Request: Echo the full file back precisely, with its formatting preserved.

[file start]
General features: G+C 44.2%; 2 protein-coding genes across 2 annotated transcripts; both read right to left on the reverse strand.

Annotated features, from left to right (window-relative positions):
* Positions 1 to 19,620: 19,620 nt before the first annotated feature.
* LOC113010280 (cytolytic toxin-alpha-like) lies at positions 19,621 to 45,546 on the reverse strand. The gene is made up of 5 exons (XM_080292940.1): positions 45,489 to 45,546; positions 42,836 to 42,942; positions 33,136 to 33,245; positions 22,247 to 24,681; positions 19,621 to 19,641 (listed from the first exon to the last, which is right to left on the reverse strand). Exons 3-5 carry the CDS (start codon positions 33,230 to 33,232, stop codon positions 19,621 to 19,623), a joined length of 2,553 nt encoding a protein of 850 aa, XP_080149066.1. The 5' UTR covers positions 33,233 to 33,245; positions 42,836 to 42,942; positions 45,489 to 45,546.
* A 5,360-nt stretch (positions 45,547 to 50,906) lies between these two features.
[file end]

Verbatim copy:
General features: G+C 44.2%; 2 protein-coding genes across 2 annotated transcripts; both read right to left on the reverse strand.

Annotated features, from left to right (window-relative positions):
* Positions 1 to 19,620: 19,620 nt before the first annotated feature.
* LOC113010280 (cytolytic toxin-alpha-like) lies at positions 19,621 to 45,546 on the reverse strand. The gene is made up of 5 exons (XM_080292940.1): positions 45,489 to 45,546; positions 42,836 to 42,942; positions 33,136 to 33,245; positions 22,247 to 24,681; positions 19,621 to 19,641 (listed from the first exon to the last, which is right to left on the reverse strand). Exons 3-5 carry the CDS (start codon positions 33,230 to 33,232, stop codon positions 19,621 to 19,623), a joined length of 2,553 nt encoding a protein of 850 aa, XP_080149066.1. The 5' UTR covers positions 33,233 to 33,245; positions 42,836 to 42,942; positions 45,489 to 45,546.
* A 5,360-nt stretch (positions 45,547 to 50,906) lies between these two features.